Beware! Criminals Love These Three Vehicles

Vehicle Hijacking is one of the deadliest threats that South Africans face each and every day. These are the top three cars under threat.
Jason Snyman
2018-11-28

The 2017/18 SA Crime Stats make for some difficult reading, outlining just how much trouble our country is in. Cape Town and Johannesburg frequently rub shoulders with the cities of troubled countries such as Venezuela, Colombia, Honduras, El Salvador and Mexico in many Top 15 most dangerous cities in the world lists.

South Africa as a country, according to publications such as Forbes, doesn’t fare much better, often ranked as one of the most dangerous countries in the world. 

Certainly, car hijacking is one of the biggest threats that South Africans face, day in and day out as we venture out into what Minister of Police, Bheki Cele , recently called ‘close to a war zone.’

Hijacking is a booming business, with low life criminals and syndicates targeting innocent victims anywhere from their very own driveways to shopping malls to schools to red light robots. It doesn’t matter what time of day it is, or if there are witnesses, or if your children are in the car with you – the common South African criminal is a debased, brazen degenerate. 

The recent crime stats, released in September, revealed that as many as 45 carjackings are committed each and every day. 

In recently speaking to eNCA, Phillip Opperman, South African president of the International Association of Auto Theft Investigators, said that there are typically two categories of vehicles being hijacked in South Africa.

  • Commercial vehicles – hijacked for the load, and;
  • High-value SUV vehicles – hijacked according to order.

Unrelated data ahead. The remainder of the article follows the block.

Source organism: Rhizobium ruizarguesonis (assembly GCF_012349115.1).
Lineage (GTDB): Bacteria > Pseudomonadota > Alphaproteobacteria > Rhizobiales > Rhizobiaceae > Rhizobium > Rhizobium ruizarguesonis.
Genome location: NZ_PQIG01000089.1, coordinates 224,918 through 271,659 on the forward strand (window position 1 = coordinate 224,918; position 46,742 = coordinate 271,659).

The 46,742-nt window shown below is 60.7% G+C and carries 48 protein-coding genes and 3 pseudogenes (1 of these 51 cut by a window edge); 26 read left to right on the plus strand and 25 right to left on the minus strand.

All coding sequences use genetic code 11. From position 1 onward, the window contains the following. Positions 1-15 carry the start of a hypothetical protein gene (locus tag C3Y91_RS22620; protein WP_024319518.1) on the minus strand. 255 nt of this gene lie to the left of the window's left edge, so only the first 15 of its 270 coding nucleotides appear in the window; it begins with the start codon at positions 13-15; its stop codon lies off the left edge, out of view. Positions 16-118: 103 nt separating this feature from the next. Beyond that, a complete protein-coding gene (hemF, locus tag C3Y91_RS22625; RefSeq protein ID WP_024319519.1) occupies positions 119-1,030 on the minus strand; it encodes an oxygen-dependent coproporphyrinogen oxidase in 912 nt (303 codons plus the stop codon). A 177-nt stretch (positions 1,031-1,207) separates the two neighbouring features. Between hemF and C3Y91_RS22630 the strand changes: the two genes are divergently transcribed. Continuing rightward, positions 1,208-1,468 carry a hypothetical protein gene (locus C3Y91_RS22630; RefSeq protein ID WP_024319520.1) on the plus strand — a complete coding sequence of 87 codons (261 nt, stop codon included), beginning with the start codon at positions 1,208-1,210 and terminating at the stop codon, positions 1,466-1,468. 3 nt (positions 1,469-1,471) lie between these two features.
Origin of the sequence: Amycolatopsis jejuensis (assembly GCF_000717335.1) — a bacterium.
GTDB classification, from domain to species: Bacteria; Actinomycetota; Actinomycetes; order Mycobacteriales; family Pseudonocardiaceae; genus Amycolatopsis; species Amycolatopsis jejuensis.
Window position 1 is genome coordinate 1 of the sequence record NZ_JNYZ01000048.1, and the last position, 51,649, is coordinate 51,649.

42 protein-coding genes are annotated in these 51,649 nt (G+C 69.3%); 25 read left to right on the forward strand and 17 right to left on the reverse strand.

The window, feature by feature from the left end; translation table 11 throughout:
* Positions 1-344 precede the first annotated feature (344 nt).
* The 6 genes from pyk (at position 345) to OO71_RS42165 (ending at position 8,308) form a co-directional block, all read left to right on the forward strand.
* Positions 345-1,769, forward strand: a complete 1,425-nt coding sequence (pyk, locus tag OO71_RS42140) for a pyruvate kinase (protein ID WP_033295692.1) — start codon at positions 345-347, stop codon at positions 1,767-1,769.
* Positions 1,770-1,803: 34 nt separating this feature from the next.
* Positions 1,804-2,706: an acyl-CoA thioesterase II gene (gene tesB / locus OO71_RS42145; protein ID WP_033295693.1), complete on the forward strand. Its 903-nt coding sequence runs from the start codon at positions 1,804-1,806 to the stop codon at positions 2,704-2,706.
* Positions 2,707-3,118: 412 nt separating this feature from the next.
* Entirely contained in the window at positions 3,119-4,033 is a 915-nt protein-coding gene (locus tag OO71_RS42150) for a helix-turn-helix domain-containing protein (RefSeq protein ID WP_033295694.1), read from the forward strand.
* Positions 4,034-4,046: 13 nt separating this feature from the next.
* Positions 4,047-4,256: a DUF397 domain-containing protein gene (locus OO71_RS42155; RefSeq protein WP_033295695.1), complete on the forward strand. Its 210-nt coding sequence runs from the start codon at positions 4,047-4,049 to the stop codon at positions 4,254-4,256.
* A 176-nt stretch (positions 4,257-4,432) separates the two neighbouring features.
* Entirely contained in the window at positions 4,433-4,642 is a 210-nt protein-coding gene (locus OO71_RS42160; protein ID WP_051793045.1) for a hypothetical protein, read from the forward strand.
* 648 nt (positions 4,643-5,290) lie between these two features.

While it is important to remember that no particular car is popular, as such, Opperman has highlighted three specific SUVs which have proven to be targeted above all others. These are:

 

Ford Ranger

Toyota Hilux

BMX X5.

According to Opperman, as technology increases, hijackers are no longer able to deploy tricks to steal unattended cars, and have to resort to hijacking them instead. Opperman also added that incidences of hijacked motorists being held hostage and forced to withdraw money from an ATM have also seen a huge increase.

Opperman added that there has been an increase in the number of incidences where hijacked motorists are held hostage and forced to withdraw money from an ATM by the hijackers.
 

Not only are these hijackers holding them but women are raped and men are badly beaten – it’s a crisis.

Cars that act as additional revenue are seen as a bonus, and while one criminal attempts to uninstall the vehicle’s tracking device, others will search the vehicle and its occupants for additional valuables.

Despite this, Opperman insists that 87% of vehicles hijacked with a tracking device are recovered, and so it is still valuable to have one.
 

How To Prevent A Hijacking